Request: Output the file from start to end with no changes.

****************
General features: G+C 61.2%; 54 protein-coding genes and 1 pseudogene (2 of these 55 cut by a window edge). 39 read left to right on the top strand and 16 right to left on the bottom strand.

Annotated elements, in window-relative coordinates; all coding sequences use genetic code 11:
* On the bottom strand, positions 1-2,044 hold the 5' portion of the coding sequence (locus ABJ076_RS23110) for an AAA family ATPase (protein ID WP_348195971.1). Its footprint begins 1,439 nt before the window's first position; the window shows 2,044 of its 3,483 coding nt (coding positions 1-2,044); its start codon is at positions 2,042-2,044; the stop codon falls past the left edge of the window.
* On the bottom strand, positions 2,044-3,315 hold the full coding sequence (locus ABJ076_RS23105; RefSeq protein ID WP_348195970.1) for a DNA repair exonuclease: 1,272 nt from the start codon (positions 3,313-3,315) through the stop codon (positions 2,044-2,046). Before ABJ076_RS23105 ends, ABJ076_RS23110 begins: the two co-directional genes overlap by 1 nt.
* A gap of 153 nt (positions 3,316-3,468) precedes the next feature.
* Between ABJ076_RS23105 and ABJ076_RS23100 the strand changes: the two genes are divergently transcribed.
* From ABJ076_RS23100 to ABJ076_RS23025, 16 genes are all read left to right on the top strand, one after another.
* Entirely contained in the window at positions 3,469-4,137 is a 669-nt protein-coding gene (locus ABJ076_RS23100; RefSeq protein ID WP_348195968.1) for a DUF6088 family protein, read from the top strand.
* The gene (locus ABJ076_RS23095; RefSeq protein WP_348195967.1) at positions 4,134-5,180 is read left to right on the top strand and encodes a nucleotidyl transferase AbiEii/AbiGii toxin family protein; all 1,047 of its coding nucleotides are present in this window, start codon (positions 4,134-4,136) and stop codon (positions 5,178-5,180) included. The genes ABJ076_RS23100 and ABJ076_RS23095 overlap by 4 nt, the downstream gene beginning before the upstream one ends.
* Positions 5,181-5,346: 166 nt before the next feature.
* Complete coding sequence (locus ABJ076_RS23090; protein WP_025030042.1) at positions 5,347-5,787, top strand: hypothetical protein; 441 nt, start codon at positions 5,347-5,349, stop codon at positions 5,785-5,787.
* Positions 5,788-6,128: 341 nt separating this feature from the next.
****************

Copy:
General features: G+C 61.2%; 54 protein-coding genes and 1 pseudogene (2 of these 55 cut by a window edge). 39 read left to right on the top strand and 16 right to left on the bottom strand.

Annotated elements, in window-relative coordinates; all coding sequences use genetic code 11:
* On the bottom strand, positions 1-2,044 hold the 5' portion of the coding sequence (locus ABJ076_RS23110) for an AAA family ATPase (protein ID WP_348195971.1). Its footprint begins 1,439 nt before the window's first position; the window shows 2,044 of its 3,483 coding nt (coding positions 1-2,044); its start codon is at positions 2,042-2,044; the stop codon falls past the left edge of the window.
* On the bottom strand, positions 2,044-3,315 hold the full coding sequence (locus ABJ076_RS23105; RefSeq protein ID WP_348195970.1) for a DNA repair exonuclease: 1,272 nt from the start codon (positions 3,313-3,315) through the stop codon (positions 2,044-2,046). Before ABJ076_RS23105 ends, ABJ076_RS23110 begins: the two co-directional genes overlap by 1 nt.
* A gap of 153 nt (positions 3,316-3,468) precedes the next feature.
* Between ABJ076_RS23105 and ABJ076_RS23100 the strand changes: the two genes are divergently transcribed.
* From ABJ076_RS23100 to ABJ076_RS23025, 16 genes are all read left to right on the top strand, one after another.
* Entirely contained in the window at positions 3,469-4,137 is a 669-nt protein-coding gene (locus ABJ076_RS23100; RefSeq protein ID WP_348195968.1) for a DUF6088 family protein, read from the top strand.
* The gene (locus ABJ076_RS23095; RefSeq protein WP_348195967.1) at positions 4,134-5,180 is read left to right on the top strand and encodes a nucleotidyl transferase AbiEii/AbiGii toxin family protein; all 1,047 of its coding nucleotides are present in this window, start codon (positions 4,134-4,136) and stop codon (positions 5,178-5,180) included. The genes ABJ076_RS23100 and ABJ076_RS23095 overlap by 4 nt, the downstream gene beginning before the upstream one ends.
* Positions 5,181-5,346: 166 nt before the next feature.
* Complete coding sequence (locus ABJ076_RS23090; protein WP_025030042.1) at positions 5,347-5,787, top strand: hypothetical protein; 441 nt, start codon at positions 5,347-5,349, stop codon at positions 5,785-5,787.
* Positions 5,788-6,128: 341 nt separating this feature from the next.